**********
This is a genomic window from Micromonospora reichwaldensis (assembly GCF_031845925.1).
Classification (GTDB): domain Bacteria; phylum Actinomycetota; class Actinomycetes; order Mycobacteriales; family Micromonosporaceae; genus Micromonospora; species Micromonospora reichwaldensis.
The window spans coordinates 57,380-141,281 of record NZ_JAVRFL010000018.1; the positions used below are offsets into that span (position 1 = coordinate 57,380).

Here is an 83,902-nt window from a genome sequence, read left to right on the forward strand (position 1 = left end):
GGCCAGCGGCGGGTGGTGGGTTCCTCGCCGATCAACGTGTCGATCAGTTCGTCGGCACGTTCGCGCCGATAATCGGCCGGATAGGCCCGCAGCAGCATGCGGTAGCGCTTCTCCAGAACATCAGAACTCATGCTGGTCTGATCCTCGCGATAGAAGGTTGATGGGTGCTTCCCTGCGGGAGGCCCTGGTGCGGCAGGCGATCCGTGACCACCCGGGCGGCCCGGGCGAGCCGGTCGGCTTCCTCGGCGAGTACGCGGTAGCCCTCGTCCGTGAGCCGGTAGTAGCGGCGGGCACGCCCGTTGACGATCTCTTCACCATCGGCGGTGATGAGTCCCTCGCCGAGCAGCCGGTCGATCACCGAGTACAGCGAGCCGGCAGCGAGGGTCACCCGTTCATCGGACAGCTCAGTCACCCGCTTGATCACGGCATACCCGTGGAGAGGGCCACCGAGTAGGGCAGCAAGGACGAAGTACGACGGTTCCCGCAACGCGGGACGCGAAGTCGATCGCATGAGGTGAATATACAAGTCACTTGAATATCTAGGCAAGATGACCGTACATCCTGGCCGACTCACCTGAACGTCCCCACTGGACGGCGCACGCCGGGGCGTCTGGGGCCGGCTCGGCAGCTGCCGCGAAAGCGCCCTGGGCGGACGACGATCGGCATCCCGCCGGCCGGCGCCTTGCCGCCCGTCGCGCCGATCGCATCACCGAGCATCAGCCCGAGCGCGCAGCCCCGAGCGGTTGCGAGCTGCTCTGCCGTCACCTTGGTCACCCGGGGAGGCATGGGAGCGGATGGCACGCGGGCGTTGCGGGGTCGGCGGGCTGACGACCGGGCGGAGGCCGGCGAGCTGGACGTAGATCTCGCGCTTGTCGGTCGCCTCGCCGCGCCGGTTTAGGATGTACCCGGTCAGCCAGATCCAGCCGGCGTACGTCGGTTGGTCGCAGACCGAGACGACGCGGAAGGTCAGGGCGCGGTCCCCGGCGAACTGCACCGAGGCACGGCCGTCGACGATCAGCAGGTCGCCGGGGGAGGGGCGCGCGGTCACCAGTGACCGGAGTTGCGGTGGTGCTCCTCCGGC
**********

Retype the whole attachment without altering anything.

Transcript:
This is a genomic window from Micromonospora reichwaldensis (assembly GCF_031845925.1).
Classification (GTDB): domain Bacteria; phylum Actinomycetota; class Actinomycetes; order Mycobacteriales; family Micromonosporaceae; genus Micromonospora; species Micromonospora reichwaldensis.
The window spans coordinates 57,380-141,281 of record NZ_JAVRFL010000018.1; the positions used below are offsets into that span (position 1 = coordinate 57,380).

Here is an 83,902-nt window from a genome sequence, read left to right on the forward strand (position 1 = left end):
GGCCAGCGGCGGGTGGTGGGTTCCTCGCCGATCAACGTGTCGATCAGTTCGTCGGCACGTTCGCGCCGATAATCGGCCGGATAGGCCCGCAGCAGCATGCGGTAGCGCTTCTCCAGAACATCAGAACTCATGCTGGTCTGATCCTCGCGATAGAAGGTTGATGGGTGCTTCCCTGCGGGAGGCCCTGGTGCGGCAGGCGATCCGTGACCACCCGGGCGGCCCGGGCGAGCCGGTCGGCTTCCTCGGCGAGTACGCGGTAGCCCTCGTCCGTGAGCCGGTAGTAGCGGCGGGCACGCCCGTTGACGATCTCTTCACCATCGGCGGTGATGAGTCCCTCGCCGAGCAGCCGGTCGATCACCGAGTACAGCGAGCCGGCAGCGAGGGTCACCCGTTCATCGGACAGCTCAGTCACCCGCTTGATCACGGCATACCCGTGGAGAGGGCCACCGAGTAGGGCAGCAAGGACGAAGTACGACGGTTCCCGCAACGCGGGACGCGAAGTCGATCGCATGAGGTGAATATACAAGTCACTTGAATATCTAGGCAAGATGACCGTACATCCTGGCCGACTCACCTGAACGTCCCCACTGGACGGCGCACGCCGGGGCGTCTGGGGCCGGCTCGGCAGCTGCCGCGAAAGCGCCCTGGGCGGACGACGATCGGCATCCCGCCGGCCGGCGCCTTGCCGCCCGTCGCGCCGATCGCATCACCGAGCATCAGCCCGAGCGCGCAGCCCCGAGCGGTTGCGAGCTGCTCTGCCGTCACCTTGGTCACCCGGGGAGGCATGGGAGCGGATGGCACGCGGGCGTTGCGGGGTCGGCGGGCTGACGACCGGGCGGAGGCCGGCGAGCTGGACGTAGATCTCGCGCTTGTCGGTCGCCTCGCCGCGCCGGTTTAGGATGTACCCGGTCAGCCAGATCCAGCCGGCGTACGTCGGTTGGTCGCAGACCGAGACGACGCGGAAGGTCAGGGCGCGGTCCCCGGCGAACTGCACCGAGGCACGGCCGTCGACGATCAGCAGGTCGCCGGGGGAGGGGCGCGCGGTCACCAGTGACCGGAGTTGCGGTGGTGCTCCTCCGGC